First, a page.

Don't Mind Me: Leave Irish study to those who want it

Don't Mind Me: Leave Irish study to those who want it

Irish, Mandarin or Portuguese... Shouldn’t students be able to study whatever language they want?

TWO weeks ago, there was uproar over the alleged unfairness of the Department of Education’s compulsory Irish exemption system.

Fourteen days on and there’s not even a whimper. Sacred cow, but we really do have a short attention span.

That isn’t to say of course that the mess has been cleared up. The exemptions are still causing a lot of angst. Wouldn’t you think that they’d have realised by now that we can’t really handle waivers of any kind? Entitlement is more our thing.

In any case, the sorry situation has now arisen in which nearly 3,500 students are exempted from taking Leaving Cert Irish on special needs grounds, but nearly two thirds of those students are studying a foreign language. I would have thought this was a good thing, but the Gaeilgoiri are outraged at such a blatant sleight to our heritage, not to talk of our intelligence. I, on the other hand, would take the view that, for people like me, tackling Chinese Mandarin would be far less challenging than trying to conquer the Modh Coinníollach. But who am I to talk?

Now, I have to be very careful here, because the last time I aroused the ire of the Gaeilgoiri, I was sentenced to a thousand cuts on social media and would have haemorrhaged to death if I hadn’t been blessed with a good clotting mechanism. Nevertheless, I have no desire to repeat that particular experience.

I really have no idea why so many kids who are capable of studying a foreign language are seeking and getting exemptions from compulsory Irish. But then I have no idea either how so many people manage to evade regulations, get planning approvals or jump queues in a society, which no longer tolerates patronage. Parents contend that kids with learning difficulties are left behind in primary school Irish classes because of having to concentrate on getting their English up to speed. When they start secondary school, it’s much easier to take on a foreign language at the same level as their peers than to have to study Irish from behind.

There are reports, however, of some wealthy parents cherry picking psychologists to secure the necessary proofs of inability to study Irish. This may well be an unsubstantiated slur on an honourable profession which has enough to deal with in our crazy society. But if it’s true, then maybe the Department, in the interests of fairness, should be doing the cherry-picking itself.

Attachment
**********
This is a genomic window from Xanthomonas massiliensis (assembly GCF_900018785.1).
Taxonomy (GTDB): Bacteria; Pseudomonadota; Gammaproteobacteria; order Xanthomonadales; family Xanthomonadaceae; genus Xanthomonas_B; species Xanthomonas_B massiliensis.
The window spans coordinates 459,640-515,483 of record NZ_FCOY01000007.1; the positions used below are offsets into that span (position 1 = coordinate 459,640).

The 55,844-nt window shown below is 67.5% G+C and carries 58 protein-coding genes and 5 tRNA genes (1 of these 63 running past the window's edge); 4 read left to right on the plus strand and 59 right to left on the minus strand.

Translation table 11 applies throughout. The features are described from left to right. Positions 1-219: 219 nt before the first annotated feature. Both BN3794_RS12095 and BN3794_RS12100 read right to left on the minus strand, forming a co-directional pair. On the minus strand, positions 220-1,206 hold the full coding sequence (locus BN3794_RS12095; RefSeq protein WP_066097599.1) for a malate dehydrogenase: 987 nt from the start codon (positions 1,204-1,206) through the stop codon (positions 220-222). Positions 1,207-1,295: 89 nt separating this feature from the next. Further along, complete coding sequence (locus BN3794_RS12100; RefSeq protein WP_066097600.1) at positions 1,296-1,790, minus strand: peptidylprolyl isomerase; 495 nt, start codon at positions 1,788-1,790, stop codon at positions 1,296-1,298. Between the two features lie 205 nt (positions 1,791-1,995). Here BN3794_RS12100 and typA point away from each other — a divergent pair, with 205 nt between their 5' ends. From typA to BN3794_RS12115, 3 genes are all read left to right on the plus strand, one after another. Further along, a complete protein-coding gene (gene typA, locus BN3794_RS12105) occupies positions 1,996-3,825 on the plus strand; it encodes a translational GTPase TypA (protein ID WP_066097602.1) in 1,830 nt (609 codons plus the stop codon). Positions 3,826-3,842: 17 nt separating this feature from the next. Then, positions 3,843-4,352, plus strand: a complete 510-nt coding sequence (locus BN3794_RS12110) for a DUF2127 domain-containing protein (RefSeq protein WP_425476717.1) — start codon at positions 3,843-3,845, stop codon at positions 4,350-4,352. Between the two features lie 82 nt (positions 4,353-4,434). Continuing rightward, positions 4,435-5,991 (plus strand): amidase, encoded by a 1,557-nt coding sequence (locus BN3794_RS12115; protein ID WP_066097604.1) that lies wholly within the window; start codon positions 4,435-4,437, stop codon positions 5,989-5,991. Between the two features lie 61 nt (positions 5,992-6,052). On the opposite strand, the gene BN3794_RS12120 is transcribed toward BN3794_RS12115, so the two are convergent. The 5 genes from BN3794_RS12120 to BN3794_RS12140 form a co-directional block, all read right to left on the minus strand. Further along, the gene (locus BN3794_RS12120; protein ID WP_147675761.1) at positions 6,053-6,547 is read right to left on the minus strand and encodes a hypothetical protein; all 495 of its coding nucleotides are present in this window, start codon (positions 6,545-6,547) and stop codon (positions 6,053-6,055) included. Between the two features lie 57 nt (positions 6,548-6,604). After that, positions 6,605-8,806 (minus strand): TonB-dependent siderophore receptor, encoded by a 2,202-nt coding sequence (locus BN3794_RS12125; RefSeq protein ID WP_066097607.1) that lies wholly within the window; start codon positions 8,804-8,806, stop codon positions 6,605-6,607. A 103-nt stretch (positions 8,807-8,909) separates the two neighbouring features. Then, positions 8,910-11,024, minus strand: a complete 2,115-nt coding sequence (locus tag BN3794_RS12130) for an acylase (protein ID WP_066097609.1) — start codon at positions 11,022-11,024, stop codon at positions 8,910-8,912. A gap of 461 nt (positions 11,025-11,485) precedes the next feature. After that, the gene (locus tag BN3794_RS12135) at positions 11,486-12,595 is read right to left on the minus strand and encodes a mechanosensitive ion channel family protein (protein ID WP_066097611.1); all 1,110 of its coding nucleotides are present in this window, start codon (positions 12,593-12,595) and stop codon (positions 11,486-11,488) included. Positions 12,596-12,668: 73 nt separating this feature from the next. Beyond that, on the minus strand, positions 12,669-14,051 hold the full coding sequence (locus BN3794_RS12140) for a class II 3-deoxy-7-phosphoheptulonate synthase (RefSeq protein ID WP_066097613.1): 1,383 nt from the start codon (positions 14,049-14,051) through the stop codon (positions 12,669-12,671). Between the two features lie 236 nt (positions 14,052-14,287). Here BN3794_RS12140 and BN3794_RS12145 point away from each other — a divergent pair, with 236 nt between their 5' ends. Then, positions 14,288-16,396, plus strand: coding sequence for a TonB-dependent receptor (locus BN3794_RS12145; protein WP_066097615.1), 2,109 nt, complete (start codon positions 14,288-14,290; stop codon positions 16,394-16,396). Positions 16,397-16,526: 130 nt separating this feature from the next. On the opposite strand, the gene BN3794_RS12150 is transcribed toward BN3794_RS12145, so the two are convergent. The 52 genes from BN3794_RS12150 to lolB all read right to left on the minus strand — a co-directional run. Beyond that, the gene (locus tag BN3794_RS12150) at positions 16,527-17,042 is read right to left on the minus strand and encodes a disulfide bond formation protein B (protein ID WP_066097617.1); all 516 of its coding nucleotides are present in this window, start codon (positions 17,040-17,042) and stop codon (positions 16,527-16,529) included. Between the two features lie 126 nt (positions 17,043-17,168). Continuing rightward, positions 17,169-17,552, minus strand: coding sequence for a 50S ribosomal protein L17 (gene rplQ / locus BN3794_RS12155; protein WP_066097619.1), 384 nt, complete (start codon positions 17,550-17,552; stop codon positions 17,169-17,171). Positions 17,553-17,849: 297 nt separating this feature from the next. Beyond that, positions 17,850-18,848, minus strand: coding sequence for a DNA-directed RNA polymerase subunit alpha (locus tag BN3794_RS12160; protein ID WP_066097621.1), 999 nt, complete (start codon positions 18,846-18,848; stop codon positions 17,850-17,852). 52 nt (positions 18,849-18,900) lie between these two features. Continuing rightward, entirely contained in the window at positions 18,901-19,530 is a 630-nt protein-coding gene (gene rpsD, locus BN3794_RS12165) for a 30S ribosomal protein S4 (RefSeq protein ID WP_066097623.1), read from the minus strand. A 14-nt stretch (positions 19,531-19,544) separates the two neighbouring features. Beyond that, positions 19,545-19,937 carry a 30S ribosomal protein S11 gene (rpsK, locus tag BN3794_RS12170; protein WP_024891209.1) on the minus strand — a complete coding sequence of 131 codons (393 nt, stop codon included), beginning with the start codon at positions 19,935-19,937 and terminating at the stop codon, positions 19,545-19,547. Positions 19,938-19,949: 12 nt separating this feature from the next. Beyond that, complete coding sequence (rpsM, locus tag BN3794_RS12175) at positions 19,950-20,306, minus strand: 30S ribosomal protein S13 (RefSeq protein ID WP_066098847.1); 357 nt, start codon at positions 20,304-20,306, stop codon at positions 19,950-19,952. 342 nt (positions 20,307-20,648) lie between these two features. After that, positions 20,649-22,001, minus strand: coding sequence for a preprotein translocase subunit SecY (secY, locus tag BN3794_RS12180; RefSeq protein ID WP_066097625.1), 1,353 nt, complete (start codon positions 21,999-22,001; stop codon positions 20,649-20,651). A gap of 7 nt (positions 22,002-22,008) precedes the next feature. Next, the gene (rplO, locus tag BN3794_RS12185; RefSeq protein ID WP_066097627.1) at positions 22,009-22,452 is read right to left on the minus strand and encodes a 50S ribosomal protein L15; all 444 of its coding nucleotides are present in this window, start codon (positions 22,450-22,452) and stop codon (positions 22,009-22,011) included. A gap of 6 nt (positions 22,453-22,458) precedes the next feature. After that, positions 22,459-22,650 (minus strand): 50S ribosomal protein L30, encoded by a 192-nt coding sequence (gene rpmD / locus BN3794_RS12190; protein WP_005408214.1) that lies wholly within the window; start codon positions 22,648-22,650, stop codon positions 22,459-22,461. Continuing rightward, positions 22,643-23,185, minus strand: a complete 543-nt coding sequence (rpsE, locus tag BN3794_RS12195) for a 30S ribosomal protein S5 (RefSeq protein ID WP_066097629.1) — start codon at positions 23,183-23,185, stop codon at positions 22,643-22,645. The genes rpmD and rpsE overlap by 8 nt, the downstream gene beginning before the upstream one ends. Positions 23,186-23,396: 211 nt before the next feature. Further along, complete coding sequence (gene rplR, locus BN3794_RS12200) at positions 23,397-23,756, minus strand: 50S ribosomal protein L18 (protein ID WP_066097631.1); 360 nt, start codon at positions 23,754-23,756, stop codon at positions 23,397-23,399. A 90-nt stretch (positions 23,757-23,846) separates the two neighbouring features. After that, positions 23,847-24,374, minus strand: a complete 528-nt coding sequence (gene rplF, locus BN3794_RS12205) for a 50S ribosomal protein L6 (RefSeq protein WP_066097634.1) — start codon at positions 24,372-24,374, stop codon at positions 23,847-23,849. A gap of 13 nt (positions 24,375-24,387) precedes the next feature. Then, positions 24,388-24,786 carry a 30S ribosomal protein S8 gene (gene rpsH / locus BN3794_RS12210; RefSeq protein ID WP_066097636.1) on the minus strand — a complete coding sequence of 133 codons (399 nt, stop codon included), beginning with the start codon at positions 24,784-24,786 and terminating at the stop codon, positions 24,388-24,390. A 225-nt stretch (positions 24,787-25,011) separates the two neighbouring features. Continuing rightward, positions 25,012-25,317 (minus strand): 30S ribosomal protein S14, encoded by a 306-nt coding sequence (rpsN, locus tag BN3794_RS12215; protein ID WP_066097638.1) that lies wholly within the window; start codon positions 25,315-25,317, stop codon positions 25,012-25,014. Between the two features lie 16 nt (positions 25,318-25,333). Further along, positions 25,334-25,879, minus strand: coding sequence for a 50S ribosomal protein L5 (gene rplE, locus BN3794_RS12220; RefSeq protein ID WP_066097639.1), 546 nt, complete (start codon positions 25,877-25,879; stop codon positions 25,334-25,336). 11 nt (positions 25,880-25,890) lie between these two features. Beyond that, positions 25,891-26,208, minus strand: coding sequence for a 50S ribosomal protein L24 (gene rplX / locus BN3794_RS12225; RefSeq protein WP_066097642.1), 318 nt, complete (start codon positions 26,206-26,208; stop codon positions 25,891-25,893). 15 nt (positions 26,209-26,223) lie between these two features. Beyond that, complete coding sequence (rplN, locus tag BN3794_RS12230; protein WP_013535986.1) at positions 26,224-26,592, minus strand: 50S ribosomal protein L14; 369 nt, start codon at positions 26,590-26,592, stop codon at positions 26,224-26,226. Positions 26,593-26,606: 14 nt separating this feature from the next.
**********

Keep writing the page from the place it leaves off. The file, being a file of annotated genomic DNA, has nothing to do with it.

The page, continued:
Special needs, however, aren’t the only grounds on which a child can be granted an Irish language exemption. We’re all forgetting about the privileged cohort of young people whose parents went abroad to further their professional careers and returned at the opportune time when their offspring were old enough to avoid having to take on the native tongue. Many of them are now availing of the free classes to brush up on their mathematical skills and ensure the 25 bonus points available in the Leaving Cert.

As far as I can see, the only way to clean up the mess and ensure the integrity of our education system is to remove the compulsion to study Irish altogether and let those who genuinely love and cherish the Irish language continue to study it – with bonus points, if necessary.

Irish language promoters are adamant, however, that compulsory Irish, fair or unfair, manageable or unmanageable, must continue because the language is the essence of our culture and our heritage. But the Irish language is only one part of our culture and heritage, and for some, it is not a part at all.

History, on the other hand is probably much more pertinent to our identity and our sense of who we are, but those self-styled preservers of cultural heritage have no problem at all with plans to remove history from the list of core subjects in the school curriculum. Maybe they know what they’re doing because whatever about the romance and allure of the language, the romantic notions we all harboured about medieval Ireland are slowly but surely being debunked by the increasing availability to researchers of the ancient Irish Annals. I always viewed St Patrick, for instance, as a prisoner of war rather than a slave; now I’ve learned that most of my ancestors were probably slaves too. It seems the 700 years of slavery to the British was preceded by a millennium of slavery to our own aristocrats.

The language then may yet be all we’ll have to bolster our notions of grandeur. But the compulsory aspect is archaic and unwarranted. And, as I said, waiver systems – even when introduced in the interests of fair play - only bring out the worst in us.

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